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Despite Questions of Efficacy, Antibacterials Clean Up

Hygiene: Sales of germ-killing consumer products are booming, despite warnings that they could lead to super-bugs resistant to antibiotics.

October 24, 1999|ELIZABETH A. DAVIS | ASSOCIATED PRESS

HIGH POINT, N.C. — Popular antibacterial hand soaps provide extra protection against nasty germs like staph, E. coli and salmonella, but they aren't new, they don't sterilize hands and they aren't approved by the FDA.

Nonetheless, consumers have made antibacterials a big business. Last year, retailers sold about $400 million worth of antibacterial hand soap.

Half the dish soaps on grocery shelves bear antibacterial labels. Antibacterial agents also are used in toothpaste as well as in cleaners for fabrics, rugs, kitchen counters and toilet bowls.

For all that, many experts say thorough hand washing with regular soap is still the best way to clean hands and prevent the spread of disease. Moreover, some are concerned that antibacterials might lead to development of antibiotic-resistant strains.

"What's important is washing your hands," said William Schaffner, chairman of the department of preventive medicine at Vanderbilt University School of Medicine. "What's less important is what you use."

Purported germ-killing soaps have been on the market since the 1920s, according to the Soap and Detergent Assn. Hospitals have used germ-killing scrubs for many years.

Only in recent years has the term "antibacterial" become a buzzword in the soap products industry, said Keith Hostetler, vice president of Ciba Specialty Chemicals' antibacterial products division in High Point.

Swiss-based Ciba makes Triclosan, a bacteria killer and growth inhibitor created in 1965 and found in antibacterial soaps sold by companies such as Dial, Colgate-Palmolive and Bath & Body Works. Ciba first used Triclosan in laundry detergent to fight odor-causing bacteria, Hostetler said.

The 1970s saw the advent of germ-killing soaps like Irish Spring and Lifebuoy, but most did not bear an antibacterial label.

Liquid Dial, with an antibacterial formulation and label, was introduced in 1986, said Dial spokeswoman Nancy Stern. It was the first liquid antibacterial soap.

Dial began stamping its bar soap with antibacterial labels in the early 1990s without changing the makeup of the soap, which had been around since 1972, according to Janet Donohue, a spokeswoman at the Soap and Detergent Assn. That practice is acceptable as long as companies reapply with the U.S. Food and Drug Administration.

Other companies began introducing antibacterial soap three to four years ago.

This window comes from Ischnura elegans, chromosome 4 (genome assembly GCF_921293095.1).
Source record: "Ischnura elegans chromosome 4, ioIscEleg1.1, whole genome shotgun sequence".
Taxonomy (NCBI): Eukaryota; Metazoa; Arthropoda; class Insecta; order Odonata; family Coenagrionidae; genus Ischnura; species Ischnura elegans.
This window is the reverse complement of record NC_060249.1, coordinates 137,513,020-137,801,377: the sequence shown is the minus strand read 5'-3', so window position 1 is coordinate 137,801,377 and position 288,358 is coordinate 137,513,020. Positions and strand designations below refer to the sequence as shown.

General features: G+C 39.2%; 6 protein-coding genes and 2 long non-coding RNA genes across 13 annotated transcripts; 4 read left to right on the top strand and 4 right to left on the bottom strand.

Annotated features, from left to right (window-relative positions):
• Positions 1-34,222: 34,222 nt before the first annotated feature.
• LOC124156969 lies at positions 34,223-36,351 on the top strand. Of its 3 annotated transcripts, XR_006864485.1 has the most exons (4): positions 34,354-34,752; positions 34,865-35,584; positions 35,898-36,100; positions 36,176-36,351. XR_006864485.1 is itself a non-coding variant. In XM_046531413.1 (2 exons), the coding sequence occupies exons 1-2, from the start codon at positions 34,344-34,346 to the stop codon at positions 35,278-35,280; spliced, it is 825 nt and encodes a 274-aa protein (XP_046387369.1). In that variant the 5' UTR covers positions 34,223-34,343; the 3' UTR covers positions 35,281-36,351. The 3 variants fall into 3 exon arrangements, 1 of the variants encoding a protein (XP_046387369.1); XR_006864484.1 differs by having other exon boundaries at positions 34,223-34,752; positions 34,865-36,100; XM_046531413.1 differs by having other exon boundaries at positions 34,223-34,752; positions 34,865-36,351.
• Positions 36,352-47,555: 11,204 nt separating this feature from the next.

Antibacterial products are catching on because people travel more and use public transportation, more children go to day-care centers, and hospital patients are being released more quickly, Donohue said.

"I think the public likes it. I personally like the antibacterial soap. Why would I take the risk if I have the option [of using antibacterial soap]?" said Barbara Jorgensen, a spokeswoman at Bath & Body Works. Owned by The Limited, the store introduced antibacterial hand soap in 1996.

While antibacterial product makers acknowledge that regular soap works too, by washing away germs, they say their products kill the germs and stop bacteria growth for as long as six hours.

Hostetler said Triclosan adds staying power to soap, which is important because most people either don't wash their hands at all or don't wash them enough.

"It's a convenience, an extra level of protection," he said.

In a test at Ciba that shows the long-lasting effect of the product, a volunteer washed her hands with liquid soap and then placed her fingers in a petri dish teeming with staph bacteria.

She returned to the lab two, four and six hours later to repeat the test without washing her hands. When the petri dishes were examined 24 hours later, researchers found the bacteria was killed in the areas touched by the volunteer.

Experts, however, say it is impossible to kill all the germs on hands.

While Triclosan slows bacterial growth, bacteria always grow back, said Ralph Raasch, associate professor in the school of pharmacy at the University of North Carolina at Chapel Hill.

"The skin has lots of bacteria on it. It's very difficult . . . to totally destroy the population with any chemical," Raasch said.

A study last year by Tufts University showed antibacterial agents and antibiotics might even cause bacteria to become resistant.

The federal Centers for Disease Control and Prevention and the American Medical Assn. neither support nor criticize use of antibacterial soaps, but favor a good hand-washing with regular soap and water to prevent the spread of disease.

Antibacterial soaps fall into a gray regulatory area. The FDA hasn't weighed in yet with standards and approvals pending further study. Hostetler said antibacterial manufacturers tend to follow standards last proposed by the FDA in 1994.

Although conceding antibacterials do not sterilize the skin, Hostetler says they control bacterial growth. "Less bacteria is better than more bacteria."

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